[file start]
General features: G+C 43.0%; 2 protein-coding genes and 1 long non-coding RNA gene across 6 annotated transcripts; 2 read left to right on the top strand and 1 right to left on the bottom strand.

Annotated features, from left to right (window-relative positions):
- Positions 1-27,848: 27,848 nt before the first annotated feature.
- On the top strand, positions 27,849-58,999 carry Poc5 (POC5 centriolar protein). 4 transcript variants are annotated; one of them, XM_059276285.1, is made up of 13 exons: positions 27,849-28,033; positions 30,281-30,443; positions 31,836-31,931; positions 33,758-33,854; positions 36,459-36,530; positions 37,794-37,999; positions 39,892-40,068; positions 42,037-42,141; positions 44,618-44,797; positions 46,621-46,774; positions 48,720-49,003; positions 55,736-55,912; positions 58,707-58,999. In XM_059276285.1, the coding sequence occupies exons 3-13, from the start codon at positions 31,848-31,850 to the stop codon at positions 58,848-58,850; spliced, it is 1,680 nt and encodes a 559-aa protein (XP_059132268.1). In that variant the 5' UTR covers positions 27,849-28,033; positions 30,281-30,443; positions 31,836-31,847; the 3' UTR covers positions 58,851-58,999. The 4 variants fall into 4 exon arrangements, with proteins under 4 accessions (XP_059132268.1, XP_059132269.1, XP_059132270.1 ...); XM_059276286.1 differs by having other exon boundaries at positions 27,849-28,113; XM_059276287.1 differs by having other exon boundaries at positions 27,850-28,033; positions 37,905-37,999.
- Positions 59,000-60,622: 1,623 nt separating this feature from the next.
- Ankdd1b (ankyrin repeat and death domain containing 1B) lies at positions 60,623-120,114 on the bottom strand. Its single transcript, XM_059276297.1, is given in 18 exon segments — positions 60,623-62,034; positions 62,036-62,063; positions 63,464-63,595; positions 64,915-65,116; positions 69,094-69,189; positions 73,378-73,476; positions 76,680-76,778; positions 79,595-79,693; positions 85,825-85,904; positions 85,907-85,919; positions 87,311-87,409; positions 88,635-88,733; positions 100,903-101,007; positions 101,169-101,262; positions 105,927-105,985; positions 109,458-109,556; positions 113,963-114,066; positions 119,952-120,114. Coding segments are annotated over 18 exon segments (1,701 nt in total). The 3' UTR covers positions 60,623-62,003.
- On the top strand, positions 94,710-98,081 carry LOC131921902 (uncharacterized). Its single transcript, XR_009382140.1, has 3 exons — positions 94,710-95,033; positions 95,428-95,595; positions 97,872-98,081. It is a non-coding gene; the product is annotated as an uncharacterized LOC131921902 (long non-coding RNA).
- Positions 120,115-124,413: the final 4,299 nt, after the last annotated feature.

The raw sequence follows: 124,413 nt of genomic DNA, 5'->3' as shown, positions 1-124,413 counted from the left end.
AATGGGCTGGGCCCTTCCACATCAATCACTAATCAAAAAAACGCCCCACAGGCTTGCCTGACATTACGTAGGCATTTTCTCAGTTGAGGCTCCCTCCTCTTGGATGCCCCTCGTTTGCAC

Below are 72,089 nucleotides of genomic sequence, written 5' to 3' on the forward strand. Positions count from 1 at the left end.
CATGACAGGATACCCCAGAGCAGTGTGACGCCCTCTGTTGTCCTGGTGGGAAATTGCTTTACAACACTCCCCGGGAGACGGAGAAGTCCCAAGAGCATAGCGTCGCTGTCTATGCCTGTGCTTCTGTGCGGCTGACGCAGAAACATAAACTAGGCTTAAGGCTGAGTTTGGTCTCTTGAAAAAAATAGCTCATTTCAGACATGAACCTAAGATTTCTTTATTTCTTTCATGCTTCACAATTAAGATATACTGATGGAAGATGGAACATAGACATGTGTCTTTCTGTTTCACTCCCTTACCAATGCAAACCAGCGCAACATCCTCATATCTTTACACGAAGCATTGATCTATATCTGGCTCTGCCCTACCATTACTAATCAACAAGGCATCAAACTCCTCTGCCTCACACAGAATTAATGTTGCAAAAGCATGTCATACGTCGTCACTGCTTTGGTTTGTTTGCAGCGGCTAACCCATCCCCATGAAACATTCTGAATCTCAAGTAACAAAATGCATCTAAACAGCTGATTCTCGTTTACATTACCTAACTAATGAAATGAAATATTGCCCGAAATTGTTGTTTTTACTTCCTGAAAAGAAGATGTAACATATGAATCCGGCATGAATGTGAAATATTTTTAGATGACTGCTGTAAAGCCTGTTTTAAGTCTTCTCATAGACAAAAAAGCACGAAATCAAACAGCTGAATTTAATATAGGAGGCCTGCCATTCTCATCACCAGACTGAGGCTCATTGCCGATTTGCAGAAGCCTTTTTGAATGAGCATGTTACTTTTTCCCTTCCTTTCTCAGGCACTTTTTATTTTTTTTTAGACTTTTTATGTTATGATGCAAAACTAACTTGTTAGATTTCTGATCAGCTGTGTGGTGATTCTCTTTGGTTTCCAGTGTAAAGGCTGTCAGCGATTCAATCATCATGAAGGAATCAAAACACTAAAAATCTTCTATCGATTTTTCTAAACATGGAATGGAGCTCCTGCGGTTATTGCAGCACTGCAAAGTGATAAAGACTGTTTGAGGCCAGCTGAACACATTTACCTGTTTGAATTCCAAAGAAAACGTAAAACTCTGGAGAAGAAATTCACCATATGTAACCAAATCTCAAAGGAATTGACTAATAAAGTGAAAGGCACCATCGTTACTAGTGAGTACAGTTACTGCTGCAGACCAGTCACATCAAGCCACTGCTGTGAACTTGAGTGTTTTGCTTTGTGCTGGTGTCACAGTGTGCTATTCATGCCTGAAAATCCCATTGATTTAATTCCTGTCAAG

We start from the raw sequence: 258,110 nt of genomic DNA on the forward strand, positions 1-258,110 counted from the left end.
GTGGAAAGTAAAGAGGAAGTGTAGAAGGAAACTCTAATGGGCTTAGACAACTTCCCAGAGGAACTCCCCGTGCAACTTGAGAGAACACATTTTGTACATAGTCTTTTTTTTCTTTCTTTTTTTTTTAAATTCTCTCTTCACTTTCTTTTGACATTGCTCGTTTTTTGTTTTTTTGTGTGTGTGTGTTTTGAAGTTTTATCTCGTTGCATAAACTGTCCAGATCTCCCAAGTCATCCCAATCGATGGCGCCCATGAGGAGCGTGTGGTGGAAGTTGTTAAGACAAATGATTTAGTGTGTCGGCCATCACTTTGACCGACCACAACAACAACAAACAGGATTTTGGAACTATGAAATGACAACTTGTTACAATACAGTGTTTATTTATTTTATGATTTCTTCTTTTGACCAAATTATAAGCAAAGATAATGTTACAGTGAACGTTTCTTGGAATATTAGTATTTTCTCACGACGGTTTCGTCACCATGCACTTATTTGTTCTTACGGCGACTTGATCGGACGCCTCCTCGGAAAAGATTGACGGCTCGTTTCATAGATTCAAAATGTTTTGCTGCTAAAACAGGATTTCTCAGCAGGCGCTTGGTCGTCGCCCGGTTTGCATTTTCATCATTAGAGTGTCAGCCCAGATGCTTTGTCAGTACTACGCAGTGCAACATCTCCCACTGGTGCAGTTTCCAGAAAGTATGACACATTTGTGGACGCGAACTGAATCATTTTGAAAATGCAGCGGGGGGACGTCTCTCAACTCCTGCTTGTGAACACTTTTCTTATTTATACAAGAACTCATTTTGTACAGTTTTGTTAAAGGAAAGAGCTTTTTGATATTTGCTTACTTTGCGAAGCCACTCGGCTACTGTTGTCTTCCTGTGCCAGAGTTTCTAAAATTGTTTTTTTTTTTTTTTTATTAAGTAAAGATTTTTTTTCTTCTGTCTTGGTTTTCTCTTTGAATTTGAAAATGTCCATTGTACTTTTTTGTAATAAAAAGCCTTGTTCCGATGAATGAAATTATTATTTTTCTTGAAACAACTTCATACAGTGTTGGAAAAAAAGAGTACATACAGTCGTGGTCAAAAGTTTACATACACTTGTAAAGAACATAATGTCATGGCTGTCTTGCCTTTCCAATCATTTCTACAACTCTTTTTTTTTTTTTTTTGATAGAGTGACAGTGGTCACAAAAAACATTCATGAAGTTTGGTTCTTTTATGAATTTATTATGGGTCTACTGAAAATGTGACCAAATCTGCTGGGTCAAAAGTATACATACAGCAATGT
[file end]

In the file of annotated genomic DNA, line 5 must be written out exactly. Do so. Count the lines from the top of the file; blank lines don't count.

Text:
- Positions 59,000-60,622: 1,623 nt separating this feature from the next.